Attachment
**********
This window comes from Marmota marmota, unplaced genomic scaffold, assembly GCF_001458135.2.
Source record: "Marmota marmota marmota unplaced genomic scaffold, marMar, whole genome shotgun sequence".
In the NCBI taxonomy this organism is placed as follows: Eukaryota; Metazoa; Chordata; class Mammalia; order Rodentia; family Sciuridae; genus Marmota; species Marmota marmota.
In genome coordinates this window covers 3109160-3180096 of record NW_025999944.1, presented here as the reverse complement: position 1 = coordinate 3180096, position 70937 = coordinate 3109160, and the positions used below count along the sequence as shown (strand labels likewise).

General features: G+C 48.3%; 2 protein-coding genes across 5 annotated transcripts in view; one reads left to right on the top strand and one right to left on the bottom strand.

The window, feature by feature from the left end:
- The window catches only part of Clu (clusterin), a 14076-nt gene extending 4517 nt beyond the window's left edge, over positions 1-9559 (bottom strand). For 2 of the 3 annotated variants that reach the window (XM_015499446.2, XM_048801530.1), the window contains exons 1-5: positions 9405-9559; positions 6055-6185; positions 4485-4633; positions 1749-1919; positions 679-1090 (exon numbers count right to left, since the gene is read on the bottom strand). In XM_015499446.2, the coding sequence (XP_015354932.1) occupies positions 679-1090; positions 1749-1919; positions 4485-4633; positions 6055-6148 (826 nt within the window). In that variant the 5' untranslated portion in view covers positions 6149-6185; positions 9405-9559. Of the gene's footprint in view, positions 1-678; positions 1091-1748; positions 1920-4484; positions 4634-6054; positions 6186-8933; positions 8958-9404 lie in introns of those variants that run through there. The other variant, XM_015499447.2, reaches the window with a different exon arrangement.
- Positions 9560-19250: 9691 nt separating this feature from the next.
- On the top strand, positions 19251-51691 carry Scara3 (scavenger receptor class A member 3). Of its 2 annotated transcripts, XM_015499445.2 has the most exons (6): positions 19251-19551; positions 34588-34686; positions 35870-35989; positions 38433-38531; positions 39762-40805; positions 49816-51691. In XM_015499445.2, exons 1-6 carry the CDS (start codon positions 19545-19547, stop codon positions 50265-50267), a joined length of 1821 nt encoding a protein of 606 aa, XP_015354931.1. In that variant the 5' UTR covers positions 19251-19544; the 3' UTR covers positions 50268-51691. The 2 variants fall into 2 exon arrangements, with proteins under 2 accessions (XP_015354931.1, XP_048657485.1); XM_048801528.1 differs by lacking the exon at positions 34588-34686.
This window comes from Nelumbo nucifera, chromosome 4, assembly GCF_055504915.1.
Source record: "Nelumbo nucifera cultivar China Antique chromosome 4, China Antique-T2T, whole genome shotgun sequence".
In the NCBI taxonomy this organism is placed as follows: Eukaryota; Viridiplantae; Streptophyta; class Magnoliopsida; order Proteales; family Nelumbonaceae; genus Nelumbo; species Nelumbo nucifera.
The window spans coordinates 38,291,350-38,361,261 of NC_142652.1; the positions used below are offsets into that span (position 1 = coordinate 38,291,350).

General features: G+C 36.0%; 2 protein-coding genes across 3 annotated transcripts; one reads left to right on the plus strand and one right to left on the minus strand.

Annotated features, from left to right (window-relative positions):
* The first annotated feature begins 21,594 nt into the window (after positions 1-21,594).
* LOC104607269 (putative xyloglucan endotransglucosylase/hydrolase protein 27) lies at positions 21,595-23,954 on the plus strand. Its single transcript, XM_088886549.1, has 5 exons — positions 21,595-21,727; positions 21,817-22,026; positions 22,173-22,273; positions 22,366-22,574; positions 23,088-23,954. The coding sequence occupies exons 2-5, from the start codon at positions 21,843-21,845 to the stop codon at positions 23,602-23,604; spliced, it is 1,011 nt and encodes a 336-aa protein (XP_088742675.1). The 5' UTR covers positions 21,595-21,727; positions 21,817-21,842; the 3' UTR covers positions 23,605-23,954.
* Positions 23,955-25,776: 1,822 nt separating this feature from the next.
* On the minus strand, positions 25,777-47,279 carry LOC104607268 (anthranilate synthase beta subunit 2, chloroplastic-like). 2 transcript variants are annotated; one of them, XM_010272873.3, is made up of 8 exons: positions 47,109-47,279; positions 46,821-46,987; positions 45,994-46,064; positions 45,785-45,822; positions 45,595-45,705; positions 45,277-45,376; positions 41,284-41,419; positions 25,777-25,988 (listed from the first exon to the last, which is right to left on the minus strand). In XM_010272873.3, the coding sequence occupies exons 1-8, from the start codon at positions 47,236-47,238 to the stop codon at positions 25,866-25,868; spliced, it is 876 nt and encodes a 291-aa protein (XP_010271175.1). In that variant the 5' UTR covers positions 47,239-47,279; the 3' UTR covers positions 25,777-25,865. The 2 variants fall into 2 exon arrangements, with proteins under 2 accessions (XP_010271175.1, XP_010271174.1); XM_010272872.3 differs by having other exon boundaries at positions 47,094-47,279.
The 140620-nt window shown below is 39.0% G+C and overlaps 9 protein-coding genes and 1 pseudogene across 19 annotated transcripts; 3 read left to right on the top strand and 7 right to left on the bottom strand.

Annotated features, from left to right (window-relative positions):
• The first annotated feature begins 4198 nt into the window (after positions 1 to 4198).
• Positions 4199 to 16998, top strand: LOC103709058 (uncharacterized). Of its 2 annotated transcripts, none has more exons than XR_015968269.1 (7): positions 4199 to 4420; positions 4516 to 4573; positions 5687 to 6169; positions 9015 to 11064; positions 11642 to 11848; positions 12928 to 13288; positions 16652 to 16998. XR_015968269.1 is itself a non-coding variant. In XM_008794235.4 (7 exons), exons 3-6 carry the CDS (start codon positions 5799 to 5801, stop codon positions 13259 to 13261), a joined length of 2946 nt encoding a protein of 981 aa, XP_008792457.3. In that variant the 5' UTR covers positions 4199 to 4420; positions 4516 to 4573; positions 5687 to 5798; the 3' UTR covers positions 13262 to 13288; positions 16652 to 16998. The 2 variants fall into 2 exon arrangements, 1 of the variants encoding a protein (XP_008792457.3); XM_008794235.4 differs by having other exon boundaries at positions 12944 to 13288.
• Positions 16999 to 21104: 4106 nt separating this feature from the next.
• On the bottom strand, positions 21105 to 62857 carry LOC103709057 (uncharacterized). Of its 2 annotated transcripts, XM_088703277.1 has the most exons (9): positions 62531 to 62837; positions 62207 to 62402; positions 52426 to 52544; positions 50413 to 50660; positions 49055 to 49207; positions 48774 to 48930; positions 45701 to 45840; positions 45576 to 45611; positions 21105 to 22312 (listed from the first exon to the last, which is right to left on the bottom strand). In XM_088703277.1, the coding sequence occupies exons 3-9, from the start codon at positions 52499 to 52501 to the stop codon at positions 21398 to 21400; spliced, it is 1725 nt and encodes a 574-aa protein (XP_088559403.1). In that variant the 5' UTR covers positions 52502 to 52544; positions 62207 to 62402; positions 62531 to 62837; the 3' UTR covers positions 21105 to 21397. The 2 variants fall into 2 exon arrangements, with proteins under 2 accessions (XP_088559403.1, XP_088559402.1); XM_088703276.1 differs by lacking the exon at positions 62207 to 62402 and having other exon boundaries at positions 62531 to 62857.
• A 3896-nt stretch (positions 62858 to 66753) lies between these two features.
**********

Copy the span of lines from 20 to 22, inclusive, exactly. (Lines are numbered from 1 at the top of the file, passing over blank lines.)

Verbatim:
The 140620-nt window shown below is 39.0% G+C and overlaps 9 protein-coding genes and 1 pseudogene across 19 annotated transcripts; 3 read left to right on the top strand and 7 right to left on the bottom strand.

Annotated features, from left to right (window-relative positions):
• The first annotated feature begins 4198 nt into the window (after positions 1 to 4198).